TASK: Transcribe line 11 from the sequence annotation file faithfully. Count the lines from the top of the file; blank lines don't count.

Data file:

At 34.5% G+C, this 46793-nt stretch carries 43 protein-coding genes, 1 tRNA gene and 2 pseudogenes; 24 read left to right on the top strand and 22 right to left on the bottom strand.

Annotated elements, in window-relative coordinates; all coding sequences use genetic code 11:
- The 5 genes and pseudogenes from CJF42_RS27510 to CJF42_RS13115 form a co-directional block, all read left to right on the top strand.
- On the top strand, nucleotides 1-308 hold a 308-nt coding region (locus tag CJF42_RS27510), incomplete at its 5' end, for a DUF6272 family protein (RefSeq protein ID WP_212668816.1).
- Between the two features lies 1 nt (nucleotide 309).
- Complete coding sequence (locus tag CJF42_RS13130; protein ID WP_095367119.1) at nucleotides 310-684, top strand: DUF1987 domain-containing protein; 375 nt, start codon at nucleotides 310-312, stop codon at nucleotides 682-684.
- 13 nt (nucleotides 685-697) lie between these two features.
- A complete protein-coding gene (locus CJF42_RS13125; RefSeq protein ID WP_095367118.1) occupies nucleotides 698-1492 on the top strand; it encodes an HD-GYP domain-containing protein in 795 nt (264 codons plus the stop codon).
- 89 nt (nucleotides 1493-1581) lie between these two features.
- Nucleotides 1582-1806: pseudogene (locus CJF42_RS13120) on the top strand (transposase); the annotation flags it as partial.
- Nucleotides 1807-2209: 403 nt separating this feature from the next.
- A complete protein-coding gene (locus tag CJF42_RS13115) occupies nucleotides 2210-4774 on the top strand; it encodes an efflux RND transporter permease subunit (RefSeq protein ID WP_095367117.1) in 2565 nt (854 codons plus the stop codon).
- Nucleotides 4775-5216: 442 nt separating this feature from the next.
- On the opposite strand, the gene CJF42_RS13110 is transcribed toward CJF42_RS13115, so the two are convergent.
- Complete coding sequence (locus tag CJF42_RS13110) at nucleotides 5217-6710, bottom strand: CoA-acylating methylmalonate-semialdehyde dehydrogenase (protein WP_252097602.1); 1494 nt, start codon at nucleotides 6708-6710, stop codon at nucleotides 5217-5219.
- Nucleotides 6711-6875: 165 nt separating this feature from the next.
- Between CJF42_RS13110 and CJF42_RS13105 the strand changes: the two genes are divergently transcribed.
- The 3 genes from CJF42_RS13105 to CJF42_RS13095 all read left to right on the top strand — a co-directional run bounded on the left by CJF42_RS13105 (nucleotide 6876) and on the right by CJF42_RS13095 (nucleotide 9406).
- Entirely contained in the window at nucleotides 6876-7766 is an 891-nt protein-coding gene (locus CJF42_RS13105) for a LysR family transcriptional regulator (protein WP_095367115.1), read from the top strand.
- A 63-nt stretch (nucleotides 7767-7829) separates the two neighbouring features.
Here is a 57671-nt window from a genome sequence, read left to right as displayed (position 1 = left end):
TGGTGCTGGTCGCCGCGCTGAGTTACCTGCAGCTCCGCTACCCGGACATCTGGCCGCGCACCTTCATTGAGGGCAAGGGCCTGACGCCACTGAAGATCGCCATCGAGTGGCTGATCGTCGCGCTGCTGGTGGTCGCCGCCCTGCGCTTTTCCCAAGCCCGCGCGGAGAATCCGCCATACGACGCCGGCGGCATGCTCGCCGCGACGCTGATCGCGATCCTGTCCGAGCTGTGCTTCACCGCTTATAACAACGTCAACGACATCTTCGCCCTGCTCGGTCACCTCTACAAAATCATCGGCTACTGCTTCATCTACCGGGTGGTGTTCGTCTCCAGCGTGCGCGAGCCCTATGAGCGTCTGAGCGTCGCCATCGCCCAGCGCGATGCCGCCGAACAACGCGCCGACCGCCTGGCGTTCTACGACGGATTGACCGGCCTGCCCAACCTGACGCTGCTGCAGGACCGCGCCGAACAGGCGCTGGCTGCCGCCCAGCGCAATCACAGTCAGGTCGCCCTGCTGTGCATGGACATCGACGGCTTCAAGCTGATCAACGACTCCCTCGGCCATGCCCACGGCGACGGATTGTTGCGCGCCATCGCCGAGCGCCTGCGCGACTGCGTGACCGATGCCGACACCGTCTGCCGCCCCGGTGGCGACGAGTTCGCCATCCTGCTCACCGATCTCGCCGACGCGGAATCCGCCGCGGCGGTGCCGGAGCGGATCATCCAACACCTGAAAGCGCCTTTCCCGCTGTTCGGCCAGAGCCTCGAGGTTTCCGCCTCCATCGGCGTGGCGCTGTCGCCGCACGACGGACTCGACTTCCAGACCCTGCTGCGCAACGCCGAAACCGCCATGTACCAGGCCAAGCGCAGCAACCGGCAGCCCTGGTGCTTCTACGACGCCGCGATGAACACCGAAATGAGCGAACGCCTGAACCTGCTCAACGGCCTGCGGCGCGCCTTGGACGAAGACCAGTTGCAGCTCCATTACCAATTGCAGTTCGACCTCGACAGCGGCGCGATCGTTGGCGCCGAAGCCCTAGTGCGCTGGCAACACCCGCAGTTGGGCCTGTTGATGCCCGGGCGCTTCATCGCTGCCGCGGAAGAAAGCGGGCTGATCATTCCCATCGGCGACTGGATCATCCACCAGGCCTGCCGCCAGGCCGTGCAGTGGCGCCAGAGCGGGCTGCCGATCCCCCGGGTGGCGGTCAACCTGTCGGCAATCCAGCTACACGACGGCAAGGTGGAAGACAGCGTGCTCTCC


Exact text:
- Nucleotides 1807-2209: 403 nt separating this feature from the next.